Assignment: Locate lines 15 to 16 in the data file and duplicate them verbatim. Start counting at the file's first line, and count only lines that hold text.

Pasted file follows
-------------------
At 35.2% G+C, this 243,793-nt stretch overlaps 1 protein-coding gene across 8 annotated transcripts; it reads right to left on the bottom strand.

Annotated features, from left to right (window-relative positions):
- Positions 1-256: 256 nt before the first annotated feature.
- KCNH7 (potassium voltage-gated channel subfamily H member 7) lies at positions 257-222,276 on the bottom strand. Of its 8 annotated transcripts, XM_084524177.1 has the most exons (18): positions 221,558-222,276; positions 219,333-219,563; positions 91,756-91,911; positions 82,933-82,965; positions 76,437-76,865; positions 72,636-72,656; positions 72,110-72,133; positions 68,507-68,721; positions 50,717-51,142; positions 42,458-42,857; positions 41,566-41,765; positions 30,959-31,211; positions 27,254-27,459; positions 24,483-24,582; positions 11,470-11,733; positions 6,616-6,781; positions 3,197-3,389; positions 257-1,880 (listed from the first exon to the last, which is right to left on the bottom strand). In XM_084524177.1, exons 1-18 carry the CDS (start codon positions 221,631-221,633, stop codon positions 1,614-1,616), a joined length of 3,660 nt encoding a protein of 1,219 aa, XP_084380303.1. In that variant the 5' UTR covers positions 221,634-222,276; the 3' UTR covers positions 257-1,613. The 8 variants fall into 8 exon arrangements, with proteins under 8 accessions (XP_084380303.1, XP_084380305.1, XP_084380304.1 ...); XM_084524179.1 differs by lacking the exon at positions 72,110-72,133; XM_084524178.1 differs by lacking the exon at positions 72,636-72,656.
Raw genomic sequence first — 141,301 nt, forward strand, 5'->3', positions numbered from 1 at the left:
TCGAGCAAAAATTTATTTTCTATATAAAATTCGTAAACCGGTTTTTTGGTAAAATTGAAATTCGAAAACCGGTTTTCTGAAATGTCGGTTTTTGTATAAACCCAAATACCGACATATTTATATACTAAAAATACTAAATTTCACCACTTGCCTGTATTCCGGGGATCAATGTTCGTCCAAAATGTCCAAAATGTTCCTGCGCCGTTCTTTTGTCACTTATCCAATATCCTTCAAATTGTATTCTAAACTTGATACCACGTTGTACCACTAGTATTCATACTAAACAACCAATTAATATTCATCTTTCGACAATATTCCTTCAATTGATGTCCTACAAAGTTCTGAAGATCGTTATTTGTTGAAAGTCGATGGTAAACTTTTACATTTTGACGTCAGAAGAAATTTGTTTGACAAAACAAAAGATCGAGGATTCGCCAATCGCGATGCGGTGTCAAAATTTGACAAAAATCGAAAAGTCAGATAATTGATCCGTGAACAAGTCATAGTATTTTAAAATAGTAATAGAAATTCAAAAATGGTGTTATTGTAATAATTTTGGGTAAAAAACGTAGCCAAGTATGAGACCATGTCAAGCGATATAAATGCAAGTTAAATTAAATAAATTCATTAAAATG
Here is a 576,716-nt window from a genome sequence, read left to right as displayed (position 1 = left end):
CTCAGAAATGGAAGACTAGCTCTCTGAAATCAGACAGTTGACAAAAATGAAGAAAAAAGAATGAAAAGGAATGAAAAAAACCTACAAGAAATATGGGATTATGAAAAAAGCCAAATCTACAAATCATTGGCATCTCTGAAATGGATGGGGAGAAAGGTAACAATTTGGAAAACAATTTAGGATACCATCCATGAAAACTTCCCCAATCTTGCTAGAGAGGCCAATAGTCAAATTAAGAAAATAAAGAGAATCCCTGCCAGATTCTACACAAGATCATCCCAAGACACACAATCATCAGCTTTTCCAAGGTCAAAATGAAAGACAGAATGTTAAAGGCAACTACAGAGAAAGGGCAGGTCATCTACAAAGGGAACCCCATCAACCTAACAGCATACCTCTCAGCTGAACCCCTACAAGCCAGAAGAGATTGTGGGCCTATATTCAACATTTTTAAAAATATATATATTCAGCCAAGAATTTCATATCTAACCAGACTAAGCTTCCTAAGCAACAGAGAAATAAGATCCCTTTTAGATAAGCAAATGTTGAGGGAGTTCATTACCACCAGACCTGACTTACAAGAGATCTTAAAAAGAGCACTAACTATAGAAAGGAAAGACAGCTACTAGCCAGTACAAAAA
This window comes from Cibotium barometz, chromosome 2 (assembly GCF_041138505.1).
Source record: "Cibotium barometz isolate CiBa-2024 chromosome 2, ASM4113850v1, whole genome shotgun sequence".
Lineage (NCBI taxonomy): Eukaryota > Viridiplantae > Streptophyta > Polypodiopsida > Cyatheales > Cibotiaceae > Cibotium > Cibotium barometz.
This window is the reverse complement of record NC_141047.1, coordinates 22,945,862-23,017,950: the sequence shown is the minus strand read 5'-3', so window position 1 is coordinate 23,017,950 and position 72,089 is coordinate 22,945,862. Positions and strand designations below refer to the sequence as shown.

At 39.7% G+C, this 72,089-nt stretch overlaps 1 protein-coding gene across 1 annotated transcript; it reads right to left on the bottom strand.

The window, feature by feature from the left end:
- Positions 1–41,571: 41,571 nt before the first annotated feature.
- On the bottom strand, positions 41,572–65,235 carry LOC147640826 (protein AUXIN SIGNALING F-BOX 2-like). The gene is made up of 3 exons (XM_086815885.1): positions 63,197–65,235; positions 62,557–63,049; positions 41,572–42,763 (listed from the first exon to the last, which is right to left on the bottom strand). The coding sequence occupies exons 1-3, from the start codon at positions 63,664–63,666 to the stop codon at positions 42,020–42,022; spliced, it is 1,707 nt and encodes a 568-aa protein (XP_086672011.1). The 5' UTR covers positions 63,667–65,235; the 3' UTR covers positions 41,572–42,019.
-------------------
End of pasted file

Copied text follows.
- Positions 1–41,571: 41,571 nt before the first annotated feature.
- On the bottom strand, positions 41,572–65,235 carry LOC147640826 (protein AUXIN SIGNALING F-BOX 2-like). The gene is made up of 3 exons (XM_086815885.1): positions 63,197–65,235; positions 62,557–63,049; positions 41,572–42,763 (listed from the first exon to the last, which is right to left on the bottom strand). The coding sequence occupies exons 1-3, from the start codon at positions 63,664–63,666 to the stop codon at positions 42,020–42,022; spliced, it is 1,707 nt and encodes a 568-aa protein (XP_086672011.1). The 5' UTR covers positions 63,667–65,235; the 3' UTR covers positions 41,572–42,019.